When I was 10, my family drove nearly 3,000 miles from Columbus, Ohio, to Yellowknife, Northwest Territories, stopping in Winnipeg and Edmonton to visit friends, then taking small planes north to our new home, Gjoa Haven, in present-day Nunavut. I celebrated my first Dominion Day—now Canada Day, studied Inuktitut at school, and fell in love with a land of stunning wilderness and friendly people.
Despite sharing a lengthy border, U.S. citizens famously know far too little about Canada, and (perhaps due to perceptions around marketability) Canadian authors frequently write books situated in generic North American settings or explicitly in the U.S. Fortunately, there are a number of Canadian presses publishing wonderfully, proudly Canadian books. Try these recent and upcoming releases (and check out children’s editor Vicky Smith’s column in this issue for Canadian children’s books):
Fascinating visual elements add a rich dimension to the tale of an emotionally wounded girl in need of solace in Opheliaby Charlotte Gingras, illustrated by Daniel Sylvestre, and translated from the French by Christelle Morelli and Susan Ouriou (March 6),from Groundwood Books.
Annick Press’ Fire Song by Adam Garnet Jones (March 13) is the exquisite, haunting story of a gay Anishinaabe boy navigating grief, depression, and the ups and downs of intricate community bonds as he seeks to make his way through an often hostile world.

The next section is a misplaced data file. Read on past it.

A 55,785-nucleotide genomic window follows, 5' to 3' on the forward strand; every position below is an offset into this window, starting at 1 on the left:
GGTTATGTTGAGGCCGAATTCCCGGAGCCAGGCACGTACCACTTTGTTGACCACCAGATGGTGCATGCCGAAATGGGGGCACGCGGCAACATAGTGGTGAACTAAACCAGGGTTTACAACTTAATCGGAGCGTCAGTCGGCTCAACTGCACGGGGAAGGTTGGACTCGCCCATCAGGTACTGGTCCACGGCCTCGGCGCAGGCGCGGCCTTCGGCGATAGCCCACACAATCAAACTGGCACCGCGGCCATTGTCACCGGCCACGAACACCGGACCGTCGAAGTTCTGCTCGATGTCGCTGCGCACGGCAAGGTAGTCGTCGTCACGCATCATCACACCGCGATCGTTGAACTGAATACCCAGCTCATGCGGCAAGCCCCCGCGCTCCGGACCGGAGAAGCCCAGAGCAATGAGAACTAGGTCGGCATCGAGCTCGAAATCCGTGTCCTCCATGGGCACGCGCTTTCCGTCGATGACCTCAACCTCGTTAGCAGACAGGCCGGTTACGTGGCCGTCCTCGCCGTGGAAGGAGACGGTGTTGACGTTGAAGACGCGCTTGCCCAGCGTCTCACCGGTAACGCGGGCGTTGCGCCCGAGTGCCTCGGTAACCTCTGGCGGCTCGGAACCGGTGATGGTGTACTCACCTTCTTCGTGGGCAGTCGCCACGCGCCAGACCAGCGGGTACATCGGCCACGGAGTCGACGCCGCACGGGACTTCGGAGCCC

Inspired by Canada's history of colonization of First Nations peoples, the fantasy novel Flight by Jae Waller (April 3), from ECW Press, features a lush, intricately developed world of vivid imagination and breathtaking detail reminiscent of British Columbia.
Orca Book Publisher’s How Far We Go and How Fast by Nora Decter (Sept. 25) takes place in the depths of a Manitoba winter and relates the struggles of two siblings with musical talents in a dysfunctional white working-class family. It also touches on the legacies of poverty and racism that affect Ojibwa residents. Laura Simeon is the young adult editor.